A few shopping rules I rely on:
1. Calculate the cost-per-wear (and its happier alternative).
2. If you know what to look for, you can find the good stuff anywhere.
3. Spend to your weakness.
That last piece of advice is the least well-known of my trio, shared with me long ago by a fashion insider. I’ve been thinking about it this fall as I’ve freshened up my wardrobe for the season ahead. Her idea is that when it comes to getting dressed, most of us have weak spots. She recommended allocating a little extra in your clothing budget for whatever part of your body is hard to fit, or that you’re self-conscious about, and allocating less to the areas that are easier for you.
I’m tall, and my arms are so long that my junior high friends called me Neanderthal Woman. (I can’t make this stuff up.) Tall pants are pretty easy to come by these days. But tall shirts are hard to find and rarely on sale. Since I really like it when my long sleeves make it all the way to my wrists, I plan on spending a little extra to buy “tall” tops. (If you need any, I recommend Banana Republic and Gap.)
But that’s nothing compared to shoe shopping. I have big feet and, worse, need an extra extra-wide shoe—a combination that’s difficult to find. I’m jealous of those who can run into DSW, grab a pair of heels off the sale rack, and go. I am not one of you.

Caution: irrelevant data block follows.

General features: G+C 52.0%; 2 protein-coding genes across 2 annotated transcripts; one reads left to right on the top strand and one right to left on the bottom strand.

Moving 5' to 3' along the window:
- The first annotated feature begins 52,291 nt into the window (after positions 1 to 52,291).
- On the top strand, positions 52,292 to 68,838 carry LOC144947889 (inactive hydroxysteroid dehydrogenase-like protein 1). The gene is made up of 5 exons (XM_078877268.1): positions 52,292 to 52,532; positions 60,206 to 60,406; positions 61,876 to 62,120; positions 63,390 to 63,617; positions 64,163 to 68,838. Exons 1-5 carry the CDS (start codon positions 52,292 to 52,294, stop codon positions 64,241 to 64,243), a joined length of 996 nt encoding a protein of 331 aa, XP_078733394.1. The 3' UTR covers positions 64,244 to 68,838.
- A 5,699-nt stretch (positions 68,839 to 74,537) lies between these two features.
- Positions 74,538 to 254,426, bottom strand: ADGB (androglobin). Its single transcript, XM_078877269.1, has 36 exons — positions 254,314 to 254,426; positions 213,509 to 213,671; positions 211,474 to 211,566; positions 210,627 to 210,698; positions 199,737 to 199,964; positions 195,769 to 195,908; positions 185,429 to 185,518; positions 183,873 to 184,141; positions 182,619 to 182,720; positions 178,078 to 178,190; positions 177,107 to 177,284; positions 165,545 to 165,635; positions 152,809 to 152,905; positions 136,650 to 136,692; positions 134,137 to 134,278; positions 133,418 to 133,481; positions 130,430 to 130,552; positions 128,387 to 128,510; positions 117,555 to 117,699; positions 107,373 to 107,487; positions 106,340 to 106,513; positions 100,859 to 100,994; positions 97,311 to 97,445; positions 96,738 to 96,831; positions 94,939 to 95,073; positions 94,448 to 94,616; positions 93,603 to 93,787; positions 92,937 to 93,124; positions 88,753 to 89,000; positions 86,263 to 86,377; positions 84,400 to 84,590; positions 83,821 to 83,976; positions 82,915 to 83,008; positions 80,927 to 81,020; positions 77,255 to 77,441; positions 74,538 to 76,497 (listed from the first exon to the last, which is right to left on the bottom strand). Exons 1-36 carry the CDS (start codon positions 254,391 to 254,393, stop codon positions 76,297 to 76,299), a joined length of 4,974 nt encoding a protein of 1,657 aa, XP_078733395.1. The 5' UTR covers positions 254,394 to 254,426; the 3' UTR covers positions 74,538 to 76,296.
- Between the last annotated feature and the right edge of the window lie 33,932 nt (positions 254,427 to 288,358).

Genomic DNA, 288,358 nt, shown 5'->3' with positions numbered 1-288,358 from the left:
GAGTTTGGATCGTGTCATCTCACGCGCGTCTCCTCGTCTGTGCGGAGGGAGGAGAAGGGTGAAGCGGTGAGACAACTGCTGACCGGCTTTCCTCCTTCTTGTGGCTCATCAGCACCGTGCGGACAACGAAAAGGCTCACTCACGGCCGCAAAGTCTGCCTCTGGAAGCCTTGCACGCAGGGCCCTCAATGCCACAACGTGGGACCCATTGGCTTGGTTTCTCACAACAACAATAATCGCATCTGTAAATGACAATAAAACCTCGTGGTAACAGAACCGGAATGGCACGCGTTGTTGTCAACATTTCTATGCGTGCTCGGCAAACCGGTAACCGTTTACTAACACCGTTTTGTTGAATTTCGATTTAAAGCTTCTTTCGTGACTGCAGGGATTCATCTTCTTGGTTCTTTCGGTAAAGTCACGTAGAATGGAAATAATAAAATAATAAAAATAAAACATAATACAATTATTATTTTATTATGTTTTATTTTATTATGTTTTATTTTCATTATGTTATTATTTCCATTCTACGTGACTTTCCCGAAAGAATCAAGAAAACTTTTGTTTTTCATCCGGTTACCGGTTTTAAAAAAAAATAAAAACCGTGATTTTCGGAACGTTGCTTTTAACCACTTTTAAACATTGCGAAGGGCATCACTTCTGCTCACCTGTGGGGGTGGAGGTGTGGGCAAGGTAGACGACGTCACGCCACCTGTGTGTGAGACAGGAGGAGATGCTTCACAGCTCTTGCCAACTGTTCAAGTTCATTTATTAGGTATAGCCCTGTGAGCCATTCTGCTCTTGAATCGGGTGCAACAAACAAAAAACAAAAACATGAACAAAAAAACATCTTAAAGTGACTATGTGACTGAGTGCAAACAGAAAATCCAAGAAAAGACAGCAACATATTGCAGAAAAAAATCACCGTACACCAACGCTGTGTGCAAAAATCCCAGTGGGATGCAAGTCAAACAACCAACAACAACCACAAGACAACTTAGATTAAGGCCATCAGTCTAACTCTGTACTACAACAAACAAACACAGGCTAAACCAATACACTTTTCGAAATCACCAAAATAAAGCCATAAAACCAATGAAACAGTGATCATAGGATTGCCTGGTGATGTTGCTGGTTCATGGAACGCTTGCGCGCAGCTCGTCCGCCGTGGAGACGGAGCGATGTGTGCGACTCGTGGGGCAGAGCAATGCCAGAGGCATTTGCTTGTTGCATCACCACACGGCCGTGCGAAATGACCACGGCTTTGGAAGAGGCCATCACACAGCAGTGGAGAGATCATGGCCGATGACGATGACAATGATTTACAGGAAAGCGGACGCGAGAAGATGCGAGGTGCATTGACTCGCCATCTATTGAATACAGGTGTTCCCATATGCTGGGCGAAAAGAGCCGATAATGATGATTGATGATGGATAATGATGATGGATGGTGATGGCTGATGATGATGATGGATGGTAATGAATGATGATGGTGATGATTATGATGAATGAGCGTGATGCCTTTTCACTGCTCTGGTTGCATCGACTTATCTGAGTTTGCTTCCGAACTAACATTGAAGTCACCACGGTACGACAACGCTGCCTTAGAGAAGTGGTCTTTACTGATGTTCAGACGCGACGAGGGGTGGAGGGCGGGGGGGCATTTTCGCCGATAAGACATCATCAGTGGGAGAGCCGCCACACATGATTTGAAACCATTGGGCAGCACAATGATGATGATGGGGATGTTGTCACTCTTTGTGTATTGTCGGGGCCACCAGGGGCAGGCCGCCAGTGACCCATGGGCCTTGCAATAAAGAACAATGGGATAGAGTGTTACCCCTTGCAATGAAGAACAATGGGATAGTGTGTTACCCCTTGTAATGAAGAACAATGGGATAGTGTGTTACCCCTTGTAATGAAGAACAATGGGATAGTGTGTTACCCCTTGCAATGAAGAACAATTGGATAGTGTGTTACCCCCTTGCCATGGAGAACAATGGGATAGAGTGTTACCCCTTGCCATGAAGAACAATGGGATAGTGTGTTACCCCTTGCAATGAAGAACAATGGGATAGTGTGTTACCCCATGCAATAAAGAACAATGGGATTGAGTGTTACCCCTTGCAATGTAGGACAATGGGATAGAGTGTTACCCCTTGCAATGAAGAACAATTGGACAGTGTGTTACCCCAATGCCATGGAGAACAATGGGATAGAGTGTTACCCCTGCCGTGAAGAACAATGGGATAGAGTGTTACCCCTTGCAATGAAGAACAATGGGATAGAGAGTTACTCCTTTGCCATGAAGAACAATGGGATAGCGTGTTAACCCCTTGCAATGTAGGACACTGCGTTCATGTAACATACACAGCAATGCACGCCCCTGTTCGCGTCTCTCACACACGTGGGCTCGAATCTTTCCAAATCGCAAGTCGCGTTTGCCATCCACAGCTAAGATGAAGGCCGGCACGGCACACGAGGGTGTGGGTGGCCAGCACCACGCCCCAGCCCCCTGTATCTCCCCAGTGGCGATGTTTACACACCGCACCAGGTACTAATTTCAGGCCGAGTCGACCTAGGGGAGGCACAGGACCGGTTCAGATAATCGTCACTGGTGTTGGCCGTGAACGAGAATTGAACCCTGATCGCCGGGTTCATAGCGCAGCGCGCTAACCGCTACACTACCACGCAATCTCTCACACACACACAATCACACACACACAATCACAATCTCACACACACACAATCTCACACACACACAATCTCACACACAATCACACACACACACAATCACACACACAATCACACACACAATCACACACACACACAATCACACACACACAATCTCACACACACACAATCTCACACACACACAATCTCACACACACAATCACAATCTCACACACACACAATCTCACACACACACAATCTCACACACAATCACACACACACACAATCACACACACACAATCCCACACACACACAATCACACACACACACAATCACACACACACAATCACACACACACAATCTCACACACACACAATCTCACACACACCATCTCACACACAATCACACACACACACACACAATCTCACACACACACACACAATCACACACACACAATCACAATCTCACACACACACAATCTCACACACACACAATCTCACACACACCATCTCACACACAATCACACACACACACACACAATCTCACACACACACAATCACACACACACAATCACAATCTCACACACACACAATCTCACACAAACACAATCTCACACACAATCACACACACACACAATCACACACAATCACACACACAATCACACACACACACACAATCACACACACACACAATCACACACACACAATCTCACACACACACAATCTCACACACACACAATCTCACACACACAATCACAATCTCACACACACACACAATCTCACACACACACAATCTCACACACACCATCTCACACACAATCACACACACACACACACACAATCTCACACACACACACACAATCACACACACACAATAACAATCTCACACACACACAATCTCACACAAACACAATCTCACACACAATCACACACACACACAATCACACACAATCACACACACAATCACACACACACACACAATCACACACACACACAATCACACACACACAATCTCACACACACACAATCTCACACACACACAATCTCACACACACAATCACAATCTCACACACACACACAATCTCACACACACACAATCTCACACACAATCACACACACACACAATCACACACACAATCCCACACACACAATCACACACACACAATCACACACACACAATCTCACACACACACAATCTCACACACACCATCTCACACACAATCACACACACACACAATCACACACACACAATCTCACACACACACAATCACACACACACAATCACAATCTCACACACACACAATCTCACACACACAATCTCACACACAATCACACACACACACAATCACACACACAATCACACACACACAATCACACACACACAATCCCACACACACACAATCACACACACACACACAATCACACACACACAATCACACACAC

I’ve learned which brands and styles work for me: my shoe rack holds an assortment of Tieks and a few pairs of naturally-wide boots (I like these and these). Sometimes I’ll get lucky. I’ll find some sale tees that run long in the arms, or find size 12 wide boots at Target (!!). But mostly, because I have such a hard time finding shoes (and because uncomfortable shoes can ruin your day, on repeat) this is where I splurge.
But a couple of months ago, when I mentioned I needed to replace some worn-out flats, a savvy shopper suggested I investigate less expensive options. It’s possible to find wide flats that aren’t Tieks. (Tieks aren’t available in wide width, but when I go up one size they fit my wide feet perfectly, especially from their classic collection.)
She sent me a few links to stylish 11W flats, all of which cost half—or less!—than the shoes I typically wear. I was optimistic. I placed my orders. (Curious? I tried these Lucky Brand flats, these Born flats, and these Madewell mules. Sometimes I hope for the best, even if wide isn’t available.)
And they all bombed. They were cute, but far from comfortable—and when it comes to shoes, that’s no bargain.
This old rule of thumb has helped me manage my budget—and my expectations—for the areas I know are challenging for me.
Maybe shoes are a breeze for you. (Be nice about it, okay?) Maybe you have your own challenges: you’re petite, or allergies limit your fabric choices, or you need a hard-to-find cup size. I’d love to hear what areas of your wardrobe require more of your attention, and how you work around those challenges.
Do you spend to your weakness? What do you give yourself permission to spend a little extra on?